If this had been all, the Times would have received no notice at our hands. But it has one paragraph which we cannot pass over. It says:

‘ "We have seized the traitors in arms, listened to their cowardly pleadings, and released them on paroles of honor, only to find them in arms again, perjured and implacable. We have warred on our part--if war it can be called — as a father might be supposed to war with rebellious and crazy children — with the sole view of not hurting them."

’ And this is told us in the face of the imprisonment of our own privateers, and the marching of them, handcuffed and chained, from loathsome dungeons in the Tombs, to the Federal Court, there to be tried for their lives, and marching them back again, amidst the hootings, howlings, hissings, and threats of furious mobs — of the events of Maryland, the occupation of Baltimore, the imprisonment of its citizens without trial in Fort McHenry, the abolition of the habeas corpus, the conversion of all the South into a military district with no law but the law military, the search of houses, the plunder of private property, the destruction of the Constitution, and the establishment of a dictatorship upon its ruins. If the whole South has been outlawed, if its entire property has been confiscated by act of the Yankee Congress, if its citizens, refusing to bear arms in favor of the Yankee Government, are at this moment, by a law of the same Congress, threatened with death, we are to regard it all as preempted by the same feeling that a father may be supposed to entertain for an erring child.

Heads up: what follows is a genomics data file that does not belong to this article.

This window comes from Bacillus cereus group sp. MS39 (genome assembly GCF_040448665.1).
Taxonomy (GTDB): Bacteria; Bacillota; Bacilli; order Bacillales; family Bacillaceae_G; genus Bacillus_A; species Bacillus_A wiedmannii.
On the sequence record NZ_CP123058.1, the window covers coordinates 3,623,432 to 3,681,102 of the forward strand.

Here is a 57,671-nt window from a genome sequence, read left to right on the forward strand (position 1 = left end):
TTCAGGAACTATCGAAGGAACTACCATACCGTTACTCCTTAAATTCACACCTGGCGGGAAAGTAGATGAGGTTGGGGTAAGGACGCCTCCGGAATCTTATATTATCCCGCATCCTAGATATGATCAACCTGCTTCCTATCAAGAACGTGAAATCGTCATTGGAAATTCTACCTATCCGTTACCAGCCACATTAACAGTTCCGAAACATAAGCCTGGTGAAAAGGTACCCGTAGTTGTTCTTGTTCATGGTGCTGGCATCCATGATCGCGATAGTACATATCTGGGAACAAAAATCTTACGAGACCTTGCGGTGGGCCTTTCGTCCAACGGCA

What, after all, is the proposition of the ‘"Devoted Band,"’ which so terribly alarms the fleet-footed strategist of the Times? It pro- poses to do what at all times it has been considered perfectly legitimate for a belligerent to do. It proposes to do what Scipio Africanus did, and by doing which he effected the deliverance of Rome. It proposes to carry the war into the enemy's own country. And why not? If it is legitimate for a Yankee force to capture and burn Richmond, is it not legitimate for a Southern army to capture and burn Philadelphia or New York, or both of them? Nor is the feat so impossible as the Times affects to believe it. Let it not lay the flattering unction to its soul. The men can be found to undertake it and to do it, too!